Josué Barrera Redondo

Humboldt Research Fellow | Max Planck Institute for Biology

Evolution of the brown algae

Himanthalia elongata in the coast of Roscoff, France (2022, photo by  Min Zheng).
Himanthalia elongata in the coast of Roscoff, France (2022, photo by Min Zheng).
Brown algae (Phaeophyceae) are a eukaryotic lineage that has been evolving independently from animals and plants for more than a billion years. Brown algae constitute the third most complex eukaryotic multicellular lineage, displaying a wide variety of complex morphologies in both the haploid and diploid phases of their life cycle, thus representing a unique model to study the universality or uniqueness of biological processes throughout the tree of life. Surprisingly, brown algae evolved their complex multicellularity in the last 220 million years. To put things into perspective, brown algae diverged from its closest unicellular relatives around 240 Mya, much later than when insects diverged from spiders, around  536 Mya.

Not only did brown algae evolved complex multicellularity, they also evolved a sex-determination system based on UV chromosomes. Besides determining sex, the UV chromosomes in brown algae display interesting evolutionary dynamics that distinguish them from the autosomes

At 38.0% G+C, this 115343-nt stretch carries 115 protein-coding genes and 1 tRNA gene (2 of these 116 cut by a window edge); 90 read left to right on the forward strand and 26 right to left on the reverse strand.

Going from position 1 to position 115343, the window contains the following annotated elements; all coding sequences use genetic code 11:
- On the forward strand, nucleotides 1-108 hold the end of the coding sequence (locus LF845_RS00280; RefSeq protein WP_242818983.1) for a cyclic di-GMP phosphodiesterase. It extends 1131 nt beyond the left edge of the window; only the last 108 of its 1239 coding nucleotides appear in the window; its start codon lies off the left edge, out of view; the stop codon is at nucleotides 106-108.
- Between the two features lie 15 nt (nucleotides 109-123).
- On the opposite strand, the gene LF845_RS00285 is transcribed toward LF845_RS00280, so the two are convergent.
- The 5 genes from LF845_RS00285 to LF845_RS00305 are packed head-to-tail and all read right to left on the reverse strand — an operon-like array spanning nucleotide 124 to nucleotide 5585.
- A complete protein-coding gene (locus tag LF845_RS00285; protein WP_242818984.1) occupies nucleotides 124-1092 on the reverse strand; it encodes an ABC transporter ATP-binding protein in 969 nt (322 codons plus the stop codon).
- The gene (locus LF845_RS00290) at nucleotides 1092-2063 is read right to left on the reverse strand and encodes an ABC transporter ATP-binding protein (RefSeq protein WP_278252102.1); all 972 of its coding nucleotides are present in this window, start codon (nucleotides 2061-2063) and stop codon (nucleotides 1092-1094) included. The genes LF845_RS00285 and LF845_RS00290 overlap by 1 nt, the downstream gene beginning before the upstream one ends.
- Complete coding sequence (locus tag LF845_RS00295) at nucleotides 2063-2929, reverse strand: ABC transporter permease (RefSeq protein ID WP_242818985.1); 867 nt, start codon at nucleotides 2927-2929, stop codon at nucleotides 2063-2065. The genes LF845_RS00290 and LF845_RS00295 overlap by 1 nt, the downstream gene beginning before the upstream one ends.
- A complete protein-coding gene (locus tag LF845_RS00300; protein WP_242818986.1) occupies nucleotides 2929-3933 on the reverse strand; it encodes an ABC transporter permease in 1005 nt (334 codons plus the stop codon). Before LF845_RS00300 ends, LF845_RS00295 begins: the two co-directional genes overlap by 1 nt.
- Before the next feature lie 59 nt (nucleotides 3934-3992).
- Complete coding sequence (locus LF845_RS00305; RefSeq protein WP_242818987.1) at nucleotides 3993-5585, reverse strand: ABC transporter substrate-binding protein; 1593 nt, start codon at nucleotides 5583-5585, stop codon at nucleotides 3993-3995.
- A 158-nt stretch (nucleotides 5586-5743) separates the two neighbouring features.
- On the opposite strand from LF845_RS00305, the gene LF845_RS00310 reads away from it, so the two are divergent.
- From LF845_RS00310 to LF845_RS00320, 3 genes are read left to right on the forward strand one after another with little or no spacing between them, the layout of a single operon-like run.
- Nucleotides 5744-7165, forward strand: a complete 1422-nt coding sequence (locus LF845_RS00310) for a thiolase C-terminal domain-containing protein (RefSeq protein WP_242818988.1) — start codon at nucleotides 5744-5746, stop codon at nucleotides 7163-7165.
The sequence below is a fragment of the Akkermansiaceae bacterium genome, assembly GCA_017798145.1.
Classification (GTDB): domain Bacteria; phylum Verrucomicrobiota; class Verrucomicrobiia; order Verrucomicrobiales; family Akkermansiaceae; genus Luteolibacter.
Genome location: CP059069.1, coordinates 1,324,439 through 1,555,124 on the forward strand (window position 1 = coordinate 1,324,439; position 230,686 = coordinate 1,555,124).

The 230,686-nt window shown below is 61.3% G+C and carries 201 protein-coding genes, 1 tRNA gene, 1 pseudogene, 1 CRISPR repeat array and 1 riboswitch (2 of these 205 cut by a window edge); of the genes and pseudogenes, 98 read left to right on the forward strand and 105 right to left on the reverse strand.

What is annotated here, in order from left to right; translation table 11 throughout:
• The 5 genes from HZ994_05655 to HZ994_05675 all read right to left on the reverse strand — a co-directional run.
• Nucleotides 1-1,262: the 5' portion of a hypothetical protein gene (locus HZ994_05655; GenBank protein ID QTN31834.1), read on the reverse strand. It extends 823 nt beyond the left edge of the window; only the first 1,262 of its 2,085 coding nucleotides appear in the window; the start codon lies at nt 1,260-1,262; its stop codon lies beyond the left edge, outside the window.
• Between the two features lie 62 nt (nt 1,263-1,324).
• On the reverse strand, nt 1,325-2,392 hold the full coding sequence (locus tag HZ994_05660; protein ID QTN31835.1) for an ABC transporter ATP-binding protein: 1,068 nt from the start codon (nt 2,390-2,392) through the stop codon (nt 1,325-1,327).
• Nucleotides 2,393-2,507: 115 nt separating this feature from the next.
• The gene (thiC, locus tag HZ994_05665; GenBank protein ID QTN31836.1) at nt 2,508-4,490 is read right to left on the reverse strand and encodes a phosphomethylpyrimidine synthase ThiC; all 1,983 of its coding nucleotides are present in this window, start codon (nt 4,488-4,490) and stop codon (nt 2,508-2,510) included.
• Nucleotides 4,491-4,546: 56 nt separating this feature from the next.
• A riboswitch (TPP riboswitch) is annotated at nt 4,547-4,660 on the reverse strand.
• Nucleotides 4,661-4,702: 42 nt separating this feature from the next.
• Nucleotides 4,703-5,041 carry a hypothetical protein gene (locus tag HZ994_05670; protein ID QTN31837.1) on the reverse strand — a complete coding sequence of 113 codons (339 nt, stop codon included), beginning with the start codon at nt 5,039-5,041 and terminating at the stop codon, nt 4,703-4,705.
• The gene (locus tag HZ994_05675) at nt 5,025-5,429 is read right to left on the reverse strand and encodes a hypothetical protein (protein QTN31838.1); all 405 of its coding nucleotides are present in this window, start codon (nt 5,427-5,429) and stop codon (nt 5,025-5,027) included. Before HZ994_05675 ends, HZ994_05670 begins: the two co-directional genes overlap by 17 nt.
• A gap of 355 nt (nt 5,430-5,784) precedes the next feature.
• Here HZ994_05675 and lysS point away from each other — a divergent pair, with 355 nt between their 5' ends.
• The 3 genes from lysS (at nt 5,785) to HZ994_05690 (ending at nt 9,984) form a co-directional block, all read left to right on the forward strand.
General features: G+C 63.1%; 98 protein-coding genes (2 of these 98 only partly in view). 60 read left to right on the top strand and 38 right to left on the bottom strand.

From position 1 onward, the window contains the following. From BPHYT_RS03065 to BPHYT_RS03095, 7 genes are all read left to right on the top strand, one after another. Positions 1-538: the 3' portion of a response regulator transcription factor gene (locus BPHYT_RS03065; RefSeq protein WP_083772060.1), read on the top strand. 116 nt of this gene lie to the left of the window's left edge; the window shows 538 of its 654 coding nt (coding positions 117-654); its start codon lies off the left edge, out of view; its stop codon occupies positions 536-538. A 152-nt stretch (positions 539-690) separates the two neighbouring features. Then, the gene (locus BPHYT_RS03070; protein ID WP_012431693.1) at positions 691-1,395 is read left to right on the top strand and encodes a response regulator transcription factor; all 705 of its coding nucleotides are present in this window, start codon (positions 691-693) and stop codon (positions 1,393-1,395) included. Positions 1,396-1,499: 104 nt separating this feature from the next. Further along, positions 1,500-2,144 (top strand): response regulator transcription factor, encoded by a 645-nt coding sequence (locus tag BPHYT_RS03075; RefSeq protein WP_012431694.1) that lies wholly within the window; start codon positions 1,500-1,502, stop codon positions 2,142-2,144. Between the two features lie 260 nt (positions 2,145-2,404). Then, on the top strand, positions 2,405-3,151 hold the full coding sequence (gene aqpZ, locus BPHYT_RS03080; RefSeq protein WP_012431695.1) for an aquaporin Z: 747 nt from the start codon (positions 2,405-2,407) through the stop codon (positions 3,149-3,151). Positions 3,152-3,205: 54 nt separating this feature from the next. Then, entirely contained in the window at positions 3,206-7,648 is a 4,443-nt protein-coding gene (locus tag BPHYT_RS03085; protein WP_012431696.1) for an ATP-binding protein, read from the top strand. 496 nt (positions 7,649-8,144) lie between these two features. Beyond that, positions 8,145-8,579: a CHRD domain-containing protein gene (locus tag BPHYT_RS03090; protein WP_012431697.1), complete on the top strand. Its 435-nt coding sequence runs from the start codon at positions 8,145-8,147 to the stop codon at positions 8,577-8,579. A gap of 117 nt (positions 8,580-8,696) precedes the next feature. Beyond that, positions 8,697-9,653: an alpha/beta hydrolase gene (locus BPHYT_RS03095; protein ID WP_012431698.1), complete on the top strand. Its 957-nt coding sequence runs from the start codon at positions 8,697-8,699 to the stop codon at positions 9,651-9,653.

I'm currently studying the evolution of brown algae using phylogenetics and comparative genomics to understand the emergence of complexity in this group, as well as the evolution of their sex chromosomes and how they influence the emergence of novel genomic elements.


Evolution of life cycles and reproductive traits: insights from the brown algae

Svenja Heesch, Martha Serrano-Serrano, Josué Barrera-Redondo, Rémy Luthringer, Akira F Peters, Christophe Destombe, J Mark Cock, Myriam Valero, Denis Roze, Nicolas Salamin, Susana M Coelho

Journal of Evolutionary Biology, vol. 34, Wiley Online Library, 2021, pp. 992-1009

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